Meowza came to visit us after her owner had noticed a lump on her back end. She had also become lethargic and uninterested in food. We were immediately able to recognise that Meowza had developed an abscess. Due to its position, however, it was impossible to tell if this was related to a possible cat bite, or to her anal glands. In order to treat the abscess, we admitted Meowza that morning. This would allow us to anaesthetise her and flush and clean the abscess.
Once we had anaesthetised Meowza, we were able to clip her hair back and take a closer look at the abscess. This closer examination revealed a patch of necrotic (dead) tissue, which we would need to remove. Fortunately, we were able to establish that the abscess had not compromised the rectum or vagina, which would have made for a far more complicated recovery. Once this full examination was complete, we were able to fully flush and clean the abscess. We also cut away all of the dead tissue. Once this ‘dirty’ part of the operation was complete, we moved Meowza to a sterile area in order to close the wound. Due to the amount of removed tissue, this was a little tricky, but manageable. We also placed a drain in the wound.
Once Meowza had fully recovered from her anaesthetic, we were able to send her home. She would need to stay indoors until she had healed and a buster collar was required to stop her licking at the wound. We also prescribed some antibiotics to stop any infection in the wound.
A few days later, Meowza was back. She was healing really well and we were able to remove her drain. Another couple of weeks passed before she came back in for a final visit. This time, the wound had almost completely healed and we were able to remove her stitches. After being so well behaved, despite having such a large and painful abscess, we think Meowza is a worthy winner of our Pet of the Month award this month. Well done Meowza!
This is four-year-old Frank, the Armley surgery Pet of the Month for January 2018. Frank came to see us recently after being out of sorts and overgrooming his coat. He had also recently lost a tooth and seemed tender around his mouth. On examination, we were able to see straight away that Frank was suffering from periodontal disease. His gums were badly infected and he had already lost a few teeth. This is very rare for such a young cat and meant that Frank would likely need a significant amount of dental work. The full extent of work required would not become clear until we were able to anaesthetise him and take a closer look.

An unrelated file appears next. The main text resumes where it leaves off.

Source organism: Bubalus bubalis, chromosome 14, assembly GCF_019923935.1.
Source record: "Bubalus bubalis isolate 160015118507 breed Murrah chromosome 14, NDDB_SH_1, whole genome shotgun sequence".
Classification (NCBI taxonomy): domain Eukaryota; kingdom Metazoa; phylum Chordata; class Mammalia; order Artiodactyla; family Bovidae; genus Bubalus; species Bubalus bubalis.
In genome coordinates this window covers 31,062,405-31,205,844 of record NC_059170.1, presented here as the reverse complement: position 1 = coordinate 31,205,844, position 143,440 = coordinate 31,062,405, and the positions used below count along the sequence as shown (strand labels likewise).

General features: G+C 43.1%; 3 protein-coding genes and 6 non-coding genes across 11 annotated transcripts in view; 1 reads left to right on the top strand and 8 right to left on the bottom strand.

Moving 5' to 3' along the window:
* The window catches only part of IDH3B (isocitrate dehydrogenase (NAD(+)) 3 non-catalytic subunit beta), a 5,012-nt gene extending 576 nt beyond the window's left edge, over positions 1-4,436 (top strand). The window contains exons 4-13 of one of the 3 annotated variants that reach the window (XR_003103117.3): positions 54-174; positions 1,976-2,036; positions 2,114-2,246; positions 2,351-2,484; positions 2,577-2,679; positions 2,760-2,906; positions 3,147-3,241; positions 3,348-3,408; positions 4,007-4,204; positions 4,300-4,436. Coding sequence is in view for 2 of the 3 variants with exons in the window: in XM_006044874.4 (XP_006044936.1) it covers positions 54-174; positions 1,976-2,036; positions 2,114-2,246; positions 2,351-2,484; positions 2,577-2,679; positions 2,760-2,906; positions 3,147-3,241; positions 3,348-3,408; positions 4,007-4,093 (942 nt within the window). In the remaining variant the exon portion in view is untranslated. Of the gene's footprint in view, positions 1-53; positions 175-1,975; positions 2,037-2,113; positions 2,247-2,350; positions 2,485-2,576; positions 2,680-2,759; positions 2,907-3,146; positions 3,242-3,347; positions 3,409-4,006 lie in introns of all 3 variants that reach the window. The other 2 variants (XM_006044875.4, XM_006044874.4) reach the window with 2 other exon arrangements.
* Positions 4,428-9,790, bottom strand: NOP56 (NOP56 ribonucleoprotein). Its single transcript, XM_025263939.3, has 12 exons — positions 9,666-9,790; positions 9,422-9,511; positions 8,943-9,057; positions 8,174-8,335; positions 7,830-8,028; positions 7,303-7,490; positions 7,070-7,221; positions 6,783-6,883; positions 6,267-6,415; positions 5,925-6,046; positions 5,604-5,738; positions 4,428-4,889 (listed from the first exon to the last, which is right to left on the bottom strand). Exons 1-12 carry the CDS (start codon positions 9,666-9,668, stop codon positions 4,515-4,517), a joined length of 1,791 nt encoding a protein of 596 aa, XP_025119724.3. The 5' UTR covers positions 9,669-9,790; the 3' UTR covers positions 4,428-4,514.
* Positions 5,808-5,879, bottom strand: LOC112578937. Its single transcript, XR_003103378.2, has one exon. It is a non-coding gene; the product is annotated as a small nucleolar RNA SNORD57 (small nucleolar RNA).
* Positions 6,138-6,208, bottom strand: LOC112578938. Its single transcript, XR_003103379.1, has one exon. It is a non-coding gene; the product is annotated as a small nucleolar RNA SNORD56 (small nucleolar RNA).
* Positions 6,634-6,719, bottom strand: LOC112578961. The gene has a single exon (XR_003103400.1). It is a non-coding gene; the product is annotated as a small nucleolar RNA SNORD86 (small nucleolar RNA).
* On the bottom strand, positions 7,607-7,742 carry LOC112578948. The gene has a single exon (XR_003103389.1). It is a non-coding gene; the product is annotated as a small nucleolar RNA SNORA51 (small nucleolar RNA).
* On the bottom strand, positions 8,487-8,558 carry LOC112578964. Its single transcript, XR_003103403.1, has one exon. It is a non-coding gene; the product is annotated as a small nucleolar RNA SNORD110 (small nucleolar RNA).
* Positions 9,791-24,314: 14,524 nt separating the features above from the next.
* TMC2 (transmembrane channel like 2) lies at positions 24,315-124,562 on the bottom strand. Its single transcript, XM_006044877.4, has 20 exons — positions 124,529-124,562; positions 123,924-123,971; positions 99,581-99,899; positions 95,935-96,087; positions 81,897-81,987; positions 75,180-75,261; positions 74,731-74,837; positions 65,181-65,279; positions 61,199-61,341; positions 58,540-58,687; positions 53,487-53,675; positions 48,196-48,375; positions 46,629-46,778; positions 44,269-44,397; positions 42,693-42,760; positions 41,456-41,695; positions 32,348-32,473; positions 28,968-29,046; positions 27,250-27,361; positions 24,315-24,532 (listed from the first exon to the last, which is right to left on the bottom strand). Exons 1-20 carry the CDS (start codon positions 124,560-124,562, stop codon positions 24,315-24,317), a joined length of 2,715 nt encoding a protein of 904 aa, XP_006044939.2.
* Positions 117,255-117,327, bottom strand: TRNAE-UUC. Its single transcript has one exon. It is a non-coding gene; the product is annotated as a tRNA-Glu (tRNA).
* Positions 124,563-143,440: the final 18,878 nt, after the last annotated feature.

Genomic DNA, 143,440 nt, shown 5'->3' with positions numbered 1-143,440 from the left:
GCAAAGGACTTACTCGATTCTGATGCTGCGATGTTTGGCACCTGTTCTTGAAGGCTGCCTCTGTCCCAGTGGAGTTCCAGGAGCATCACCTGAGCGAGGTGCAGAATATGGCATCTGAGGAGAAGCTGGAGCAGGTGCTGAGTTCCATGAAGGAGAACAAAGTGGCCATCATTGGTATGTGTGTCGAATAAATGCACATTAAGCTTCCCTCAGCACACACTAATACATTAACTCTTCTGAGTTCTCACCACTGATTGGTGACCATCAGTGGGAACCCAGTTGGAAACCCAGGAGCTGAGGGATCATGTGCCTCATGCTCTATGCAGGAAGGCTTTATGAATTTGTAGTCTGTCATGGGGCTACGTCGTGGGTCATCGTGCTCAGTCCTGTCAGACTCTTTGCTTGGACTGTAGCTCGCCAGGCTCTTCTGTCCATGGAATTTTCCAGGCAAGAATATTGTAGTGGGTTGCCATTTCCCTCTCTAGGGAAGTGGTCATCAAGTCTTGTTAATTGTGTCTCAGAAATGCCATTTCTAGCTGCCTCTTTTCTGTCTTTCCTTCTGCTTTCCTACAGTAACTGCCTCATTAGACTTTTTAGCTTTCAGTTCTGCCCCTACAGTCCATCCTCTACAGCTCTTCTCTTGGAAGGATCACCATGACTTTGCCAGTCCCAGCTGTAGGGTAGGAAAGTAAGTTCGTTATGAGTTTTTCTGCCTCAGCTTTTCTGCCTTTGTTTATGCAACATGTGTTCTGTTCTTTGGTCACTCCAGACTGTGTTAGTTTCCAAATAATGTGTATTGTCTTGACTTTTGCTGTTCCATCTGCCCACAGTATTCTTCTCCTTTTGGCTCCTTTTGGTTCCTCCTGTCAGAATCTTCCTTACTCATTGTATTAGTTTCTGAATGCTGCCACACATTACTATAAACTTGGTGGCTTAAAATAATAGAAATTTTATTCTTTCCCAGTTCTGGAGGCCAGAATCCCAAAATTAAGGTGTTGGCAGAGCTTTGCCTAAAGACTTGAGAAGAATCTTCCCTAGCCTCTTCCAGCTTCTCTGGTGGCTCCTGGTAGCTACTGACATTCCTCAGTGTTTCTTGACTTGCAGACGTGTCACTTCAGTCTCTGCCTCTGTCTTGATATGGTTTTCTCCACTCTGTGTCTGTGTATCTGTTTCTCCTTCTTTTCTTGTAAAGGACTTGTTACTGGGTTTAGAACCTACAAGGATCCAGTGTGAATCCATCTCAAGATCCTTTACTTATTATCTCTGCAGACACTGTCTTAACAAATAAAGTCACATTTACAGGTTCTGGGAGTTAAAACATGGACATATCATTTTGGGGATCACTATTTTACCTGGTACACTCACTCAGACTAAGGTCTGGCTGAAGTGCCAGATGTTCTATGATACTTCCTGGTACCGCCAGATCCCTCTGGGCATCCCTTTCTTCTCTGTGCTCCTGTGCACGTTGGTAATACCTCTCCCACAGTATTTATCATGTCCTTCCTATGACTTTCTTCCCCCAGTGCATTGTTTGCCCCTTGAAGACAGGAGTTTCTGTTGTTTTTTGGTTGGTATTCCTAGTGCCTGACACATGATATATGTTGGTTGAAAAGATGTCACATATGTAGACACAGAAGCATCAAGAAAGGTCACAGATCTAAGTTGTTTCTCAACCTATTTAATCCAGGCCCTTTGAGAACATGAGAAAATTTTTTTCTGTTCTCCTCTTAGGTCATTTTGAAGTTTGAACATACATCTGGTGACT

The following week, Frank came back in for his dental surgery. After we administered his anaesthetic induction, we were able to properly examine Frank’s teeth. Unfortunately, this closer examination revealed that his teeth were in an even worse state than we had first thought. Five of Frank’s teeth were already missing and we had to remove a further 13. We then cleaned up and polished the remaining 12 teeth, to give them the best chance of surviving. We also administered pain relief and antibiotic medication to support Frank’s recovery.
A few days later, Frank came back to see us for a check-up. He was recovering from his surgery really well, and his owners reported that he was much happier in himself. The dental work had not only resolved Frank’s behavioural issues but had also given him a new lease of life.
Throughout Frank’s treatment, he was an absolute superstar. He was a model patient and was extremely cuddly and affectionate with the staff during his day with us. After maintaining such a friendly temperament despite such extensive dental work, we think Frank is a deserving winner of our Pet of the Month award this month. Well done Frank!
This is Max the Beagle, who is the Armley surgery Pet of the Month for December 2017. 5-month-old Max came to see us back in November after having a run in with his resident feline friend. Max had managed to get a little too close for comfort and had received a scratch to the eye. Following the scratch, he had been unable to open his eye properly. There was also discharge coming from the eye. To properly examine the surface of the eye, we applied some special drops, which revealed a scratch of around 4mm in the centre of his cornea. We prescribed some pain relief and eye drops to help the eye to heal, before sending Max home to continue his recovery.
Two days later, Max came back for a check-up. Unfortunately, an ulcer had developed on the cornea. This was significant enough that we were unable to see the iris. In order to resolve this issue, we prescribed some different drops and a corneal repair gel.